Knowledge Sharing in the Fight Against the Pandemic


With Pascale Fournier and Vardit Ravitsky





Vardit Ravitsky: Not everyone was able to react quickly at the onset of the pandemic, but Pascale Fournier, President and CEO of the Pierre Elliott Trudeau Foundation, saw the need to reflect on the impacts of the pandemic and the opportunities that lies within the after-pandemic. 


Pascale Fournier: Like all organizations, we were caught off guard by this pandemic. And in our new strategic plan, democratizing knowledge is really at the heart of our approach. So how can some of the brightest Scholars in the country and in the world become publicly engaged educators who give back to Canadians? Early on, we reviewed both active members of our community, as well as alumni, to identify the kind of public educators that we needed to help us reflect on this pandemic, understand it better, see what was previously invisible, and to guide us through this crisis.  


Vardit Ravitsky: I'm not originally from Canada. I came from elsewhere and I'm very aware of how the world sees Canada, as being a society based on justice, equity, respect of human rights and in which the population shows great solidarity. And when the pandemic started, I said to myself, well, here in Canada, it's going to be better than other places, because we already have these core values of solidarity and equity. And then we saw what happened to the elderly and to marginalized groups. I was really surprised and a little disappointed. I wanted to ask you this : was it a surprise for you?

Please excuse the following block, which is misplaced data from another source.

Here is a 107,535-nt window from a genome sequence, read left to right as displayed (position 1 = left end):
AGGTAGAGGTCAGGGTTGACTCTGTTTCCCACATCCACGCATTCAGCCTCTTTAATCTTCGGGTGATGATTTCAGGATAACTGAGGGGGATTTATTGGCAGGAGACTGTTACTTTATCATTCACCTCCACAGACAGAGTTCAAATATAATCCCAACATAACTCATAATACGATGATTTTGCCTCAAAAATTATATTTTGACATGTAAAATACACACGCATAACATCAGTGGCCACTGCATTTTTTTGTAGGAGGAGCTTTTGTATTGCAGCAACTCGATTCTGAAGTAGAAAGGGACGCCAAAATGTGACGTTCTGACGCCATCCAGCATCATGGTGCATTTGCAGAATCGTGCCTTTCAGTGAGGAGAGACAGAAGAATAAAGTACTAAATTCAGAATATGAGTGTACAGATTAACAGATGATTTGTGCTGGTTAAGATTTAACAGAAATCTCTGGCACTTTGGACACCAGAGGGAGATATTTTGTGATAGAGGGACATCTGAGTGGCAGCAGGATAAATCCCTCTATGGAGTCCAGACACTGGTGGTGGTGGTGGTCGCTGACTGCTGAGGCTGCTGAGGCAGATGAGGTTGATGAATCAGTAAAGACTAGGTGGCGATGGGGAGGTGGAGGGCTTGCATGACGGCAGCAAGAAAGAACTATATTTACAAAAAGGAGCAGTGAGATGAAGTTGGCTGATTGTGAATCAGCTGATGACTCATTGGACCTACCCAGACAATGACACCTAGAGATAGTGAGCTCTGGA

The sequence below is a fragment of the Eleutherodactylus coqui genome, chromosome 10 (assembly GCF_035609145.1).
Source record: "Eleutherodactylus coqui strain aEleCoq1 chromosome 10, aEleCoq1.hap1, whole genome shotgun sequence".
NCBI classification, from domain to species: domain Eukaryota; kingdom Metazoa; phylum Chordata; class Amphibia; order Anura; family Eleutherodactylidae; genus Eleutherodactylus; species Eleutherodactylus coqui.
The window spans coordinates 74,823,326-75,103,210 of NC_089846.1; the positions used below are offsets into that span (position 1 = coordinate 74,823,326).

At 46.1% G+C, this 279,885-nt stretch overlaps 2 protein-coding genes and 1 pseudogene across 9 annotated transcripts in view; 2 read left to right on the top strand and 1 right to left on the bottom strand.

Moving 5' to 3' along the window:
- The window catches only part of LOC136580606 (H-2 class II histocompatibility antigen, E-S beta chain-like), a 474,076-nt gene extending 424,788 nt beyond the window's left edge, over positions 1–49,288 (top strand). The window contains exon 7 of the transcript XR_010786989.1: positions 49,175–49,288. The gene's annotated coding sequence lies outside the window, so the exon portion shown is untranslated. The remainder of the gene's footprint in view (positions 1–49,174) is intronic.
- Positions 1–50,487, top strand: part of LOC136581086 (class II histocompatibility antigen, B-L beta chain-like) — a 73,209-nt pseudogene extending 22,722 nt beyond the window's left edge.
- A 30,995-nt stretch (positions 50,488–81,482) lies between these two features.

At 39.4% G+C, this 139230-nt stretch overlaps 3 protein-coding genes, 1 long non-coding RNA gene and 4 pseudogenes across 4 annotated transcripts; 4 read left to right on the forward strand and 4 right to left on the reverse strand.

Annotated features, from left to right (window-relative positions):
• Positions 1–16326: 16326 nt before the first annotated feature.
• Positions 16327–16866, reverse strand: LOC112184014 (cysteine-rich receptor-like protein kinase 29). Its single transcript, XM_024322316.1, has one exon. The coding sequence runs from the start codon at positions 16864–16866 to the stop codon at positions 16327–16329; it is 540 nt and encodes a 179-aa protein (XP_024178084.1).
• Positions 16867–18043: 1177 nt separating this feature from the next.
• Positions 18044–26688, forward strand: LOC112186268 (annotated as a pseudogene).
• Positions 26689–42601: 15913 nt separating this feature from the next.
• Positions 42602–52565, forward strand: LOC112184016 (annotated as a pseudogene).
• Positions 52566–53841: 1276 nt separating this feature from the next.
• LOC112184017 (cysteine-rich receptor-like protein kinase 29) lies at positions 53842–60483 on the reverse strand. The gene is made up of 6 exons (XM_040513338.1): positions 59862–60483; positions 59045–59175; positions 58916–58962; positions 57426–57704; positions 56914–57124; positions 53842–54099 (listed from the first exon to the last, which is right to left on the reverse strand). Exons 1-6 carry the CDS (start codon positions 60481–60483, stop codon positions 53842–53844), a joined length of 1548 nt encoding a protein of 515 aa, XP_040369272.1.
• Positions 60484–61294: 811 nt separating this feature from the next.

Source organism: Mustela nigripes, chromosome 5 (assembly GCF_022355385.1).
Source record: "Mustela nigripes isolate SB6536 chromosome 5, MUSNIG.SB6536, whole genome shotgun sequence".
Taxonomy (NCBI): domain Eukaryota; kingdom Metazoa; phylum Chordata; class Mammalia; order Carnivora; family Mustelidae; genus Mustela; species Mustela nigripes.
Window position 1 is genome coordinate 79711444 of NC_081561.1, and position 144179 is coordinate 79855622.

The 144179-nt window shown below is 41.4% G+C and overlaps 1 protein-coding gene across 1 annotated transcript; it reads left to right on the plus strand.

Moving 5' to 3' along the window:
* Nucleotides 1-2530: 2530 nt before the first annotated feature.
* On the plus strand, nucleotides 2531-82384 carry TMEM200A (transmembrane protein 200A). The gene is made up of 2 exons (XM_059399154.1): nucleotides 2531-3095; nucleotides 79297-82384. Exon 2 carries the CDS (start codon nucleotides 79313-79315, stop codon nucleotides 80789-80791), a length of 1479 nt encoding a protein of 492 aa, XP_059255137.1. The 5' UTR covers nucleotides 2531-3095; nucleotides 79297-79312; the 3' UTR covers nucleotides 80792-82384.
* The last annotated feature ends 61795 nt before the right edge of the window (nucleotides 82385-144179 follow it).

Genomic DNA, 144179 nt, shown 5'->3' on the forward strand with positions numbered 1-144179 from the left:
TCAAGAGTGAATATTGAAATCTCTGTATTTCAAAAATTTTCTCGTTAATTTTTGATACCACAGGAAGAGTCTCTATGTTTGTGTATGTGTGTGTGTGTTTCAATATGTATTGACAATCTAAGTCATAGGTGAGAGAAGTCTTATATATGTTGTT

Pascale Fournier: It’s probably an occupational bias on my part, since I was a commissioner of the Human Rights and Youth Rights Commission for three years, prior to the position I hold now. But I'm very familiar with the theoretical state of the law, and I think this pandemic has revealed to us everything we don't see behind the scenes. So we have a legal system, a system of charters, whether it's the Quebec Charter or the Canadian Charter of Rights and Freedoms, where rights seem to be taken for granted. The rights do exist. But what this pandemic reveals to us, in fact, is that for the implementation of these rights-if we think, for example, of the elderly and also of the entire hospital system - do we have the necessary workforce, which is well paid, and sufficiently staffed? Are the conditions of employment adequate? It really shows us a whole tragedy that exists behind the scenes. We may have rights that exist in the abstract, that are enumerated in a charter. But when we want to implement those rights, do we really have the necessary conditions? This pandemic has revealed a major gap in our social fabric, in our various institutions. So I'm talking a lot about the hospital environment, but I'm also talking about the legal environment, which I'm very familiar with. Also, for parts of the population that are already marginalized - that is to say that for these people, the right to equality and the right to live without discrimination exists in theory - you find yourself in a pandemic situation, where the vulnerability prior to the crisis is highlighted. One really becomes aware of the enormous gap between the law in theory and the law in practice.